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U.S. industry energy-saving potential, 2010–2050

http://www.rmi.org/RFGraph-US_industry_energy_saving_potential
Increased adoption of energy efficient technologies as well as cogeneration and waste heat recovery systems will reduce energy use by an additional 4.7 quadrillion BTUs from business-as-usual. These and other changes (energy changes due fuel switching or transformation in other sectors) can reduce projected primary energy use by 27% in 2050.

 

U.S. natural gas consumption

http://www.rmi.org/RFGraph-US_natural_gas_consumption
In Reinventing Fire, natural gas consumption in 2050 is reduced by 36% relative to business-as-usual. This reduction is primarily enabled by improved efficiency in commercial and residential buildings and less reliance on natural gas in the electricity sector.

 

Energy flow through a typical internal combustion engine drivetrain

http://www.rmi.org/RFGraph-Energy_flow_through_a_typical_internal_combustion_engine_drivetrain
This chart shows why less than 0.5% of the energy in a typical modern auto’s fuel actually moves the driver, and only 5–6% moves the auto. An auto's weight is responsible for more than two-thirds of the energy needed to move it. All told, 86% of the fuel energy never reaches the wheels.

 

Electricity scenarios

http://www.rmi.org/RFGraph-Electricity_scenarios
In Reinventing Fire, Rocky Mountain Institute investigates the implications of four radically different future electricity scenarios - from a “business-as-usual” case to a network of intelligent microgrids powered largely by distributed renewables.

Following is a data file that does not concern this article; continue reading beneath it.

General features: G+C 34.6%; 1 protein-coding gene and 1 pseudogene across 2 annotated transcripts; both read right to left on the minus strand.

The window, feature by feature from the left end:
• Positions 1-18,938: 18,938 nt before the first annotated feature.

Emerging energy efficient technologies in industry

http://www.rmi.org/RFGraph-Emerging_energy_efficient_technologies
Based on Lawrence Berkeley National Laboratory (LBNL) technology reports, a number of measures were considered for adoption. This table features a sampling of these measures, with information on each measure’s technical potential, associated energy savings, and cost.

 

Biofeedstock supply curve

http://www.rmi.org/RFGraph-biofeedstock_supply_curve
The 16 quadrillion BTU of biomass used in 2050 in Reinventing Fire is supplied by agricultural residue, mill residue, dedicated energy crops, municipal solid waste and forestry residue. No cropland or edible feedstock is required.

 

U.S. price vs. rated efficiency of 250–hp motors

http://www.rmi.org/RFGraph-US_price_vs_rated_efficiency_250_hp_motors
Premium-efficiency motors are normally assumed to cost more because they use more and better copper and iron. Yet analysis of all models on the 2010 U.S. market, in this case for 250 hp (TEFC, NEMA Type B) shows this is untrue despite standards’ having knocked the least efficient models off the market.

 

Tractive load formulas

http://www.rmi.org/RFGraph-tractive_load_formulas
Powertrain efficiency from tank to wheels can't exceed 1.0, and is around 0.17 in a typical modern car or 0.35 in a good "full hybrid," but the energy needed to move the car can be reduced severalfold by making it lighter and more slippery.

 

Technologies that convert waste heat to electricity

http://www.rmi.org/RFGraph-Technologies_convert_waste_heat_to_electricity
Based on a Lawrence Berkeley National Laboratory (LBNL) report on technologies that generate electricity from waste heat (and other waste energy sources), our analysis adopted the options summarized in the table.

 

Transportation sector job quantity impact

http://www.rmi.org/RFGraph-transportation_job_quantity_impact
In the transportation sector, Reinventing Fire affects jobs in oil exploration and production, auto manufacturing, auto parts and auto repair, and hydrogen and biofuels production. The net effect on jobs from these changes is relatively small.

 

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